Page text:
“Yes?” Lynn’s voice was small and hesitant, and once again I felt like a heel for making her feel so bad.

            “Hi, Lynn, it’s Cory Marshall. Please, don’t hang up on me, okay?” I rushed ahead, not wanting to give her the opportunity to put the receiver back on the hook. “I just wanted to apologize for the way our meeting ended on Wednesday. Whatever I said, it was probably stupid, and I sure didn’t mean to hurt your feelings in any way.”

            She sighed into the phone, a quiet little puff of air. “You…” She sighed again, and I could almost picture her looking up at the ceiling of what I assumed was her parents big, elaborate kitchen, trying to find a polite way to tell me to buzz off. “Cory, I … you didn’t say or do anything wrong.” Another long pause. “You were really, really sweet, and I enjoyed talking with you. I’m just kind of on the rebound from a bad relationship, and when you grabbed my wrist, it reminded me of – him.”

            I pictured some clumsy oaf chaining Lynn to his side with a beefy hand, using her more as a trophy appendage than as a girlfriend. Probably a BMOC, the kind you only think you want to be near until you find out he’s worthless. I also pictured smashing my fist into his face, feeling his nose crunch under my swing, seeing the bright red drops spurt out from between his fingers.

            “I promise you right now, Lynn, I don’t think that anyone, woman or man, deserves to be slapped, punched, insulted or abused in any way. If my grasping your wrist reminded you of a bad situation, then I’m really sorry, and I won’t touch you unless you say it’s okay.”

            Lynn made a little choked sound, then whispered, “That would be nice.”

            I waited a moment before pushing my advantage. “Say, Lynn, I need to find my mother something for her birthday, something kind of unique, and I haven’t a clue as to where to start. I thought that, well, since you have a nice fashion sense, you might know what I could get.” A nice fashion sense, hell – she had looked stunning the day I’d met her, combining office professional with her own artistic flair.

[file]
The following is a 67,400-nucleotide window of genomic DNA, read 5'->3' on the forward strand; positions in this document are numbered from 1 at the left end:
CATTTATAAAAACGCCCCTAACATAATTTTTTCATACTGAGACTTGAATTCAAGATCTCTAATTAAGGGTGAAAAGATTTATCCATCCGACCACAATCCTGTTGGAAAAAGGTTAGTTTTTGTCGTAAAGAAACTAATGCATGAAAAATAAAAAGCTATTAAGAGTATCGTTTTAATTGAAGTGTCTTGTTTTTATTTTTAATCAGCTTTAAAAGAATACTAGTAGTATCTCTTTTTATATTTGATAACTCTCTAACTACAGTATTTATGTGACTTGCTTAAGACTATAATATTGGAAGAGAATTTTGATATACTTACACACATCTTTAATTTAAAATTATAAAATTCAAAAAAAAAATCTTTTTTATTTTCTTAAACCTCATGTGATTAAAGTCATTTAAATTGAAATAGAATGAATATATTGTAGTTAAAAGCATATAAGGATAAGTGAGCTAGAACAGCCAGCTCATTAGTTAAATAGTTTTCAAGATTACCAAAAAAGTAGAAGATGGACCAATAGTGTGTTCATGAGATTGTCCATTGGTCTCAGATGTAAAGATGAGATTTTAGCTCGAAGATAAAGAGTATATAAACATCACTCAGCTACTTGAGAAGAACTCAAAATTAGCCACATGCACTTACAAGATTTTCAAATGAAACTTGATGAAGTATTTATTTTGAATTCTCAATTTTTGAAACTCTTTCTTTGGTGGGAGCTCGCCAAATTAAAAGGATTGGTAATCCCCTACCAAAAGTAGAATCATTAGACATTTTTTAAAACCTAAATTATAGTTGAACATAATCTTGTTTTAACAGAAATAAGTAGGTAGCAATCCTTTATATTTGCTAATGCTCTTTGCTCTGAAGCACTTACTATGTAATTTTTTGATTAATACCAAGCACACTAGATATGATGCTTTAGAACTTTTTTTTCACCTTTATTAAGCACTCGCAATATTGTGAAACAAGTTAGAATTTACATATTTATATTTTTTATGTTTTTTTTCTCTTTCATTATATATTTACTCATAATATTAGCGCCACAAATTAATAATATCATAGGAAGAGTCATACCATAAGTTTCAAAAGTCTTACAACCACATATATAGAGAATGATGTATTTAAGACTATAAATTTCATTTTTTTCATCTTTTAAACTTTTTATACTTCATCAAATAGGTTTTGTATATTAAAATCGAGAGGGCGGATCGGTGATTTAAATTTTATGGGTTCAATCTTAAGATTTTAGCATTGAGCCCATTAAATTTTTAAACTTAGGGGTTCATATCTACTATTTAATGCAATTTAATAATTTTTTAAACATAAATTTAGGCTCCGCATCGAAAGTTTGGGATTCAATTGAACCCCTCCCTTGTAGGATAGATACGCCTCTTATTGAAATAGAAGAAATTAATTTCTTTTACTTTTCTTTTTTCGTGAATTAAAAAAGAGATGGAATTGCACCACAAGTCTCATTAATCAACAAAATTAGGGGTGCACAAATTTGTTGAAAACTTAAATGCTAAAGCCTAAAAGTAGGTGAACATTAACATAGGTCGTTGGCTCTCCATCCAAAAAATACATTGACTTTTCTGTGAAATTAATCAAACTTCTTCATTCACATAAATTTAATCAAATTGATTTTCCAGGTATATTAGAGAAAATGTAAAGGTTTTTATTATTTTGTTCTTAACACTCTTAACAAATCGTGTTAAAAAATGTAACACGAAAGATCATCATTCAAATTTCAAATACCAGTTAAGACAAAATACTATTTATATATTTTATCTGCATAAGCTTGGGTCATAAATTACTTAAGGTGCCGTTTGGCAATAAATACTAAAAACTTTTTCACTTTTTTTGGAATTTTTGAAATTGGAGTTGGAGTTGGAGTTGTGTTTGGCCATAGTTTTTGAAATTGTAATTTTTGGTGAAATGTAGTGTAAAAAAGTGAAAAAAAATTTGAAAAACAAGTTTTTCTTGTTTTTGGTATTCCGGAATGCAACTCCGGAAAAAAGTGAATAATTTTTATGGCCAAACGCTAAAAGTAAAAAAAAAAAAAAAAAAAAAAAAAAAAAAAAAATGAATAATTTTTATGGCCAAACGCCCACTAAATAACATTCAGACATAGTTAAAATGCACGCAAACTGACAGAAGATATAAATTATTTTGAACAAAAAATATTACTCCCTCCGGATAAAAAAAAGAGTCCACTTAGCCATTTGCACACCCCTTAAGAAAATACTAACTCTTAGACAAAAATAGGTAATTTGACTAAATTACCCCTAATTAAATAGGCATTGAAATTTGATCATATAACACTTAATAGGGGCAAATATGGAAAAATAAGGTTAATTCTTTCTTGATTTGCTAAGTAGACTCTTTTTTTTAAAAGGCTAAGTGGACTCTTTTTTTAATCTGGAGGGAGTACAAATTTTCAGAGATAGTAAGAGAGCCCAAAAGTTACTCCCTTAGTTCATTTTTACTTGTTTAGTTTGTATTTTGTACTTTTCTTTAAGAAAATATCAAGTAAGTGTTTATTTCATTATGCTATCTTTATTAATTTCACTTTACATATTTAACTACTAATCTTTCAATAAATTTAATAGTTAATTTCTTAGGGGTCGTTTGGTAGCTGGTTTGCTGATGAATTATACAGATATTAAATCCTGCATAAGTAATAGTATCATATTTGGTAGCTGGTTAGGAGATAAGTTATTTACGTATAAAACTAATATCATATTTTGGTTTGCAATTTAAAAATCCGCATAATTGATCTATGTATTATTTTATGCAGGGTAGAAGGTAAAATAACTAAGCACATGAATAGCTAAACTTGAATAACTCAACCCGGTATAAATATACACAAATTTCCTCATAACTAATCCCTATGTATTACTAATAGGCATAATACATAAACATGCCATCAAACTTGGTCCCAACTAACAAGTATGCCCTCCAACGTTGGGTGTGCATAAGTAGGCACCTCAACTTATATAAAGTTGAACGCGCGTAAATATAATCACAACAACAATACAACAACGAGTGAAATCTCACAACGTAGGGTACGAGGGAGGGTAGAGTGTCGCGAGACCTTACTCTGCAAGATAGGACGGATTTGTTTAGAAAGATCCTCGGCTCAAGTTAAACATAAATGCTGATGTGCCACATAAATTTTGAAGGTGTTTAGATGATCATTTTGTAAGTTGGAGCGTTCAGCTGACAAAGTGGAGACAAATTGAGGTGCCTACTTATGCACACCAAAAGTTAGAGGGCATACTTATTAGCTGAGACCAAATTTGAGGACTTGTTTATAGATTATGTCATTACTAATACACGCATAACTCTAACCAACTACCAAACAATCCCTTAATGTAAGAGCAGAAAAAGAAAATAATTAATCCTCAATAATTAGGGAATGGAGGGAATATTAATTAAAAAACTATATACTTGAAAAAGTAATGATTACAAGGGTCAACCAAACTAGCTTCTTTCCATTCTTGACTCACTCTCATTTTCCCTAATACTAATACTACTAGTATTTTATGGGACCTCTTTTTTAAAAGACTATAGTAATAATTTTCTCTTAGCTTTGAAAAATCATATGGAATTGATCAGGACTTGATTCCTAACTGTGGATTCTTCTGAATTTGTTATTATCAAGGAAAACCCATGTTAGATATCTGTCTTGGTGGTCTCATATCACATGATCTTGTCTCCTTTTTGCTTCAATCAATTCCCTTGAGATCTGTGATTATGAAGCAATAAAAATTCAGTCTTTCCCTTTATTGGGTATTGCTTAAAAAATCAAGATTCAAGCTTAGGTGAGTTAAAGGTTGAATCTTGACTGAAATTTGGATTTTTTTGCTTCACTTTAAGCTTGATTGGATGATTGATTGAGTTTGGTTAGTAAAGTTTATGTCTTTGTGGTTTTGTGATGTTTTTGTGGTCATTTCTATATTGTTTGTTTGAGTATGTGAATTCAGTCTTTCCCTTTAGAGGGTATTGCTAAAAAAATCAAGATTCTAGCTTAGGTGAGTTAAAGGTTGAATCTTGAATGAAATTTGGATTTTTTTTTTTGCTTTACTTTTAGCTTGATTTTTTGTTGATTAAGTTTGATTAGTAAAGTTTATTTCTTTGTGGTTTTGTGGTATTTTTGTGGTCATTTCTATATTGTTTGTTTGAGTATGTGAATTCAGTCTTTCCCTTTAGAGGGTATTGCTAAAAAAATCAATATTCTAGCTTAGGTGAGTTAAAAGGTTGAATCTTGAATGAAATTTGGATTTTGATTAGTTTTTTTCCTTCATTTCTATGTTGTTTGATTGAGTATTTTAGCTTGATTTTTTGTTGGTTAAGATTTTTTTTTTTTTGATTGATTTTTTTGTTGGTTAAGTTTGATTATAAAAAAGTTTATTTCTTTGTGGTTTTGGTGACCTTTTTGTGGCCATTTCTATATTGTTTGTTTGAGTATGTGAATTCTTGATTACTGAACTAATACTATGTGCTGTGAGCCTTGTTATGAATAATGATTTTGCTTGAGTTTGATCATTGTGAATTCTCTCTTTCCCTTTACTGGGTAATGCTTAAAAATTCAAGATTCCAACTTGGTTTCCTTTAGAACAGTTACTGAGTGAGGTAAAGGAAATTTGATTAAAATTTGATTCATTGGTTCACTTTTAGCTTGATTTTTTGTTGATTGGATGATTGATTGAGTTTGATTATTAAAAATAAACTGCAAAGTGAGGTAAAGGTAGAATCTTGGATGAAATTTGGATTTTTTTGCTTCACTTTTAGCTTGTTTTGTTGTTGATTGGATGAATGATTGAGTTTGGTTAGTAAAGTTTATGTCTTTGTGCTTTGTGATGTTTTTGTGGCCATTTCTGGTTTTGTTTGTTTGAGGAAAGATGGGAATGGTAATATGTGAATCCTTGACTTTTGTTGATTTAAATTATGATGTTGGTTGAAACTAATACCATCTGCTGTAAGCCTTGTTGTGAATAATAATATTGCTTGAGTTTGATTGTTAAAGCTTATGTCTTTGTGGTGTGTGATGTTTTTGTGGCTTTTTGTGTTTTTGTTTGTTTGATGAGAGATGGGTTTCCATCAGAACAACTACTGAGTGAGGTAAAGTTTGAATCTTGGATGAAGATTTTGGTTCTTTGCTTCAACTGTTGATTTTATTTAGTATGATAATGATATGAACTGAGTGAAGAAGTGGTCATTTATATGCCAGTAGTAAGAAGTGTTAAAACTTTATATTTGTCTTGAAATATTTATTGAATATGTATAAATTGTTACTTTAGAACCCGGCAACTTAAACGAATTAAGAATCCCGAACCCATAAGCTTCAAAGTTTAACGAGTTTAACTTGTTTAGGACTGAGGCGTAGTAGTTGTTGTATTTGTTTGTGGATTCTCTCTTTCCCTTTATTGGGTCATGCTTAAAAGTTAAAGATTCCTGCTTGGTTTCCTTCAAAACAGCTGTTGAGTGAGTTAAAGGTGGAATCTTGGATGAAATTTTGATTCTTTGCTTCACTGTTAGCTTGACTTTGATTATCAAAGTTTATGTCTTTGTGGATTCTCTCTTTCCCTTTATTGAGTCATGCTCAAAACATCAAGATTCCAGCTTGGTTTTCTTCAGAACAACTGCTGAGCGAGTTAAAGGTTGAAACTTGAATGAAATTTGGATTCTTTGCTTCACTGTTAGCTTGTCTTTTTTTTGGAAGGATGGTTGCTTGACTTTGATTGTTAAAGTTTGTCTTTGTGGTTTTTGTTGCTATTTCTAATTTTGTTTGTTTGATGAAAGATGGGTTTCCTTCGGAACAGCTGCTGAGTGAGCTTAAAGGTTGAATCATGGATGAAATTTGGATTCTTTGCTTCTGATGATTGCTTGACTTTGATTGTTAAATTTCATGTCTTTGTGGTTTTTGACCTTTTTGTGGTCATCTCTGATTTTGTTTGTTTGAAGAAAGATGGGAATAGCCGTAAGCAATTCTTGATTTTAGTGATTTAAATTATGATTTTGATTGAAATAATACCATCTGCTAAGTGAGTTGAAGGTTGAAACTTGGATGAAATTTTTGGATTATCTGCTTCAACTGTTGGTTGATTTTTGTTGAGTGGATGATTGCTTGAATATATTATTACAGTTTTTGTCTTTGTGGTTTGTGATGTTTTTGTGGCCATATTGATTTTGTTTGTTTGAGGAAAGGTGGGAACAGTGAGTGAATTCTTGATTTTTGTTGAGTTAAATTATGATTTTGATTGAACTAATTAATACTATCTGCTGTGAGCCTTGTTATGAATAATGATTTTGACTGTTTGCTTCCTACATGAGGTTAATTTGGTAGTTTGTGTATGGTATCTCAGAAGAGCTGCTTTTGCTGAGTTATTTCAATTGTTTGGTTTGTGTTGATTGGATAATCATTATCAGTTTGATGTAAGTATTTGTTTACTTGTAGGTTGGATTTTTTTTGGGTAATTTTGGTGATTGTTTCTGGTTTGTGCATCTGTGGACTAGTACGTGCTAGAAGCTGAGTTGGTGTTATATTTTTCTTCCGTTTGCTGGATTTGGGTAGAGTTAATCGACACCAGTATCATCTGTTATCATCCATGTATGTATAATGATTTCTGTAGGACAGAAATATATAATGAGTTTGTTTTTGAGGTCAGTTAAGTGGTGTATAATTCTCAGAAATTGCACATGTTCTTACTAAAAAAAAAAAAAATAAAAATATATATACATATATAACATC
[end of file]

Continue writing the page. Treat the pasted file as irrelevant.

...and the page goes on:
“Well, what does she usually wear to work?” With that question, I knew I had at least a chance to meet her for a short excursion to the mall or an antique store or something.

            “She’s a Realtor, so I guess she wears pretty much the same thing you were – suits, scarves, a lapel pin every once in a while.”

            “I’d try one of the personal shopping services at Nordstrom’s or the Bon Marche, maybe poke your head into one of the boutiques in the mall.”

            “I’m afraid I’d just get lost. Would you mind coming with me, be my personal shopper? You can just be my impersonal shopper if you want.”

            She laughed, the sound light and free over the phone. I pictured her wide mouth opening into a smile, revealing her bright teeth. Little lines would probably appear around her eyes, the sort that women in their forties tried to smooth out with Botox injections, but which I thought showed that a woman liked to have fun and be free.

            “Okay, you talked me into it. When and where?”

            I suggested that Saturday afternoon, when we would both have time free, and she countered that she’d like to meet me at a designated spot in the mall, drive her own car there and back.

            “How about Pacific Desserts?” I named a small store at one end of the mall, famous for their chocolate indulgences, including one cake called, simply, Illegally Chocolate.

            “Sure.” We agreed on a time, and as we said our goodbyes and hung up, I was suffused with hope that perhaps I might actually be granted the opportunity to get to know Lynn better. If I didn’t touch her, didn’t spook her in any way, and let her set the pace of whatever relationship we were destined to have, that maybe, just maybe, there was a future for us.



            I was waiting at a small square table at Pacific Desserts, watching the door, when I saw Lynn enter. She was dressed simply in a white Oxford cloth shirt and jeans that were just tight enough to be exciting but still classy. She had tied her long, curly auburn hair back with a bright patterned scarf, and as she surveyed the patrons to search for me, it waved slightly when she turned her head. I wondered what she would look like with her hair down – too damn good, I suspected, and tried to push the thought aside.